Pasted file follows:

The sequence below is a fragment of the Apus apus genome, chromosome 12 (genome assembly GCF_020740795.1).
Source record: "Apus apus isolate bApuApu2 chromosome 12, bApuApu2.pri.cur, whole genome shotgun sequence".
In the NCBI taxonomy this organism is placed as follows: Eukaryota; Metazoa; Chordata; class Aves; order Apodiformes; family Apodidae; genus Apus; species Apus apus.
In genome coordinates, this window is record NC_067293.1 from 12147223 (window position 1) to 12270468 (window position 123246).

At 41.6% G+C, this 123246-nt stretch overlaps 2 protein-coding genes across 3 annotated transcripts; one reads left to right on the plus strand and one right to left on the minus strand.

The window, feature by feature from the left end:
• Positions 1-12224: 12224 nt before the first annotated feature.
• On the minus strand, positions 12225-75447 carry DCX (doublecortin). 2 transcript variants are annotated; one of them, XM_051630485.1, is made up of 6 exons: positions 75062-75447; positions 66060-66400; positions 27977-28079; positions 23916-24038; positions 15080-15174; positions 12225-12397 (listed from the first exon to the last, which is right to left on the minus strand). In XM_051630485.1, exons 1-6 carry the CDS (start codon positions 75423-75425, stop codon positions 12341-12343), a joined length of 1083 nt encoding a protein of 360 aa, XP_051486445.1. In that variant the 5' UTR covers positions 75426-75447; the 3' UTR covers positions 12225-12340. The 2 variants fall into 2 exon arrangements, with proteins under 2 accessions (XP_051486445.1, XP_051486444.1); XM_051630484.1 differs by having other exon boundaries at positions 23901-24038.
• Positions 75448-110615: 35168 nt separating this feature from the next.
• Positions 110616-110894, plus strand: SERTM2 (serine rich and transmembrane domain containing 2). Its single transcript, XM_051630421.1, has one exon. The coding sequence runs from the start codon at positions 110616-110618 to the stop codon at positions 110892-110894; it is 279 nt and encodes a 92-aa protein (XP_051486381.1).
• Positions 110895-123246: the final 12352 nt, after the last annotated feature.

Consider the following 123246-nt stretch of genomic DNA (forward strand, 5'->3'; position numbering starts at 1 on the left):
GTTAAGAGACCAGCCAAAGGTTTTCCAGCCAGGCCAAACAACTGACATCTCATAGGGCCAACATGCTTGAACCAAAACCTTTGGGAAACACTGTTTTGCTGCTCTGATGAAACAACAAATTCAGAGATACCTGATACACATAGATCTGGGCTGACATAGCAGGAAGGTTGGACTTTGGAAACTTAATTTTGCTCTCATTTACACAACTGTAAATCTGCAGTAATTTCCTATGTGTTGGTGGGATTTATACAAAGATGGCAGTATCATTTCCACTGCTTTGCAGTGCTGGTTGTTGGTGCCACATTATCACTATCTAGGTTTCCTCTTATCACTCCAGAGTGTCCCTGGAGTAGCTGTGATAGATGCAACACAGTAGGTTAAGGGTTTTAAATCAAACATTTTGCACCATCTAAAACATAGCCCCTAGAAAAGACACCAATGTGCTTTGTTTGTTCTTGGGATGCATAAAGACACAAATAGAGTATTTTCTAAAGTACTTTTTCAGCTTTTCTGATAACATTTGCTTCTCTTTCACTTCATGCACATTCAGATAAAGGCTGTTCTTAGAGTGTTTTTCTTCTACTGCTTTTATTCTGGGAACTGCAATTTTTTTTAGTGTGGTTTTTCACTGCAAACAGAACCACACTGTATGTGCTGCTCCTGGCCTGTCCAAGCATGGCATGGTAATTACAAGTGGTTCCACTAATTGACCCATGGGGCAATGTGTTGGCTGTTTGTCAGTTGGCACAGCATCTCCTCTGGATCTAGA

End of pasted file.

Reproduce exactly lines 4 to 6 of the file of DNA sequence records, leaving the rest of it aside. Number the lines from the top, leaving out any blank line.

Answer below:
In genome coordinates, this window is record NC_067293.1 from 12147223 (window position 1) to 12270468 (window position 123246).

At 41.6% G+C, this 123246-nt stretch overlaps 2 protein-coding genes across 3 annotated transcripts; one reads left to right on the plus strand and one right to left on the minus strand.

The window, feature by feature from the left end: